Muskegon Heights Academy’s financial situation improves
MUSKEGON HEIGHTS, MI – Muskegon Heights Public School Academy ended its 2017-18 fiscal year in a better financial position than expected.
Due to an influx of grants, the Charter District expects to end the year with a deficit of $ 112,980, which would be drawn from its fund balance (savings account), according to a press release. by Muskegon Area Intermediate School District (MAISD) on behalf of the academy.
This finish is about $ 841,000 better than what was estimated in June.
An audit presentation is expected at the next board meeting on Monday, November 19, at Muskegon Heights High School, 2441 Sanford St. in Muskegon Heights.
âAn informal preliminary indication is that we are financially in good standing,â Stephen Parker, the academy’s administrator, said at a recent meeting.
The academy started 2017-18 with a fund balance of $ 1,225,247, according to transparency reports. With the deficit of $ 112,980, the fund balance at the end of the year would be $ 1,112,267.
The closing fund balance equals about 14% of 2017-18 expenses, the statement said.
The state’s directive is to have at least 5 percent of expenses held in the fund balance.
“We are proud of the academic and financial progress at Muskegon Heights and are confident that Superintendent (Rane) Garcia and her team will continue to go above and beyond to ensure greater academic growth for our students,” said the Chairman of the Board. administration of the academy, Garland Kilgore.
The $ 841,000 variation in the budget is due to several grants, Garcia said. She listed three of the biggest grants:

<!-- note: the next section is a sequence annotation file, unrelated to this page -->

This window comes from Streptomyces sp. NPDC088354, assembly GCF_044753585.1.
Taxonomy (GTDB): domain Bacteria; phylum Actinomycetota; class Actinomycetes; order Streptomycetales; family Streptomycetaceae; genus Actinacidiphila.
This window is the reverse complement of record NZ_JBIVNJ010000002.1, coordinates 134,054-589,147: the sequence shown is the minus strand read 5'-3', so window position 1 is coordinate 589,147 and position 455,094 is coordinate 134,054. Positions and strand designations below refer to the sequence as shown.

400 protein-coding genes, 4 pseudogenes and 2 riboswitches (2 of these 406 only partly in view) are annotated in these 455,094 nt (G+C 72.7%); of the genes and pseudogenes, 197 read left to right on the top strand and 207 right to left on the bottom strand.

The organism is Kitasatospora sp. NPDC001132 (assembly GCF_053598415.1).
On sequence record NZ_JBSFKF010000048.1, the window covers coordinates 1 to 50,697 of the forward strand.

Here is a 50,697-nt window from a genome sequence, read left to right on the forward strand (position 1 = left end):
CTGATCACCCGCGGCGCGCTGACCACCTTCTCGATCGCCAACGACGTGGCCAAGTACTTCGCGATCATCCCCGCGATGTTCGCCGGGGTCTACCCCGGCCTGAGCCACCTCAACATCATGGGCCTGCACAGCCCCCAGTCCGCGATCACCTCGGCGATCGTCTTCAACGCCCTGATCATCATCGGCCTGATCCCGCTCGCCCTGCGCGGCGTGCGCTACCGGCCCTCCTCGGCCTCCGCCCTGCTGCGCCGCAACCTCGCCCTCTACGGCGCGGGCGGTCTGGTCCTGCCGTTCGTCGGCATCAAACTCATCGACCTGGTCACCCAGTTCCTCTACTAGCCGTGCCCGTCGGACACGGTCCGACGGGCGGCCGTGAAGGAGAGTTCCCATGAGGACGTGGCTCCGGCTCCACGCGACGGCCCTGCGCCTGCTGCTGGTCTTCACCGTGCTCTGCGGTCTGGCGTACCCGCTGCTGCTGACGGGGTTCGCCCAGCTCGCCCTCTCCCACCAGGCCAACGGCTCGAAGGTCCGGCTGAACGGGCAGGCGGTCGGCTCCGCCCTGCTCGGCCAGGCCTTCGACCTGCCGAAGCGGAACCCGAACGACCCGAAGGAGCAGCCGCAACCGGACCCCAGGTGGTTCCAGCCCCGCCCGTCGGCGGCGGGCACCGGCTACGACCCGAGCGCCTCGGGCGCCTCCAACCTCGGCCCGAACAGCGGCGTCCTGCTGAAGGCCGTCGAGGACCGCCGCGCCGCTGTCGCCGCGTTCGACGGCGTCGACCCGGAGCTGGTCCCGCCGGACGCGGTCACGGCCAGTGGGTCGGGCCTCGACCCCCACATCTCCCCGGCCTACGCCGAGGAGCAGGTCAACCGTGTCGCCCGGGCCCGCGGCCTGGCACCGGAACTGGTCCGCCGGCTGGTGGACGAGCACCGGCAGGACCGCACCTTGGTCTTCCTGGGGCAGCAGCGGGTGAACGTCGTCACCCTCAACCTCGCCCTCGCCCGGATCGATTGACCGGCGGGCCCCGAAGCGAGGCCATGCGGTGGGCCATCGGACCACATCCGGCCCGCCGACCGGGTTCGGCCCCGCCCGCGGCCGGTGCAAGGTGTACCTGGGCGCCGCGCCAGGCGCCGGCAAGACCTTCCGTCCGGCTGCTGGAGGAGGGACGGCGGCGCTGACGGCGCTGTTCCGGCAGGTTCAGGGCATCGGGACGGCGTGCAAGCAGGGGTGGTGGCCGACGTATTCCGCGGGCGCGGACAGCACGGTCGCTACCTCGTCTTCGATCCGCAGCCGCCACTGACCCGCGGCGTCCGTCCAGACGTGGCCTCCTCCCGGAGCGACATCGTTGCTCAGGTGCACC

- Partnership 9pm: $ 234,534
- High impact leadership: $ 34,597
- Early literacy: $ 16,590
âThe primary areas of focus with this funding are educational support for teachers and leadership, system support, and staff recruitment and retention,â Garcia said of the Michigan Department of Education’s Partnership 21H grant.
The High Impact Leadership grant focuses on literacy leadership, she said. The grant will support students at Dr. Martin Luther King, Jr. Elementary School in grades two through six.
The Early Literacy Grant is intended to support literacy education from Kindergarten to Grade 3.
As a charter, the district’s only public revenue is state funding per student, and 3% of that goes to Muskegon Heights Public Schools, as they oversee the charter.
Muskegon Heights Public Schools and the Academy remain under the oversight of a Transitional Trusteeship Advisory Board appointed by the Michigan Department of the Treasury. The RTAB was established after the district left emergency management in October 2016.
It had been under emergency management since 2012, when it was in debt of $ 12 million. The emergency manager created the charter academy district to educate students as Muskegon Heights public schools struggled to pay off debt, using non-per-student funding such as local mileage.
“We don’t collect any of the taxes from our community – they go to Muskegon Heights public schools to pay off the debt,” Garcia said previously, adding that the situation makes the budget tighter than at other schools.
In its initial budget, the academy forecast a deficit of about $ 540,000, according to transparency reports. An amended budget approved by the academy’s school board in June included a deficit of approximately $ 954,000.
The deficit grew throughout the year, in part due to an unexpected increase of nearly $ 200,000 in the price of special education programs through the Muskegon region middle school district, said Garcia.
The one-time purchase of a K-12 English and Mathematics curriculum added to the financial burden in 2017-18. The cost was around $ 150,000 to $ 200,000, she said.
Garcia declined to provide total income and expenses for 2017-18 when asked earlier this week. She said the figures would be available when the audit became public.
A look at 2018-19
The chartered academy plans to add money to its fund balance in fiscal year 2018-19 with a projected surplus of $ 198,741.
With a $ 240 increase in state funding per student, the academy expects revenues of approximately $ 8,354,668 and planned spending of $ 8,155,927.
The academy expects to receive $ 7,635 per student (97% of the base grant of $ 7,871 per student). Subsidies are also expected.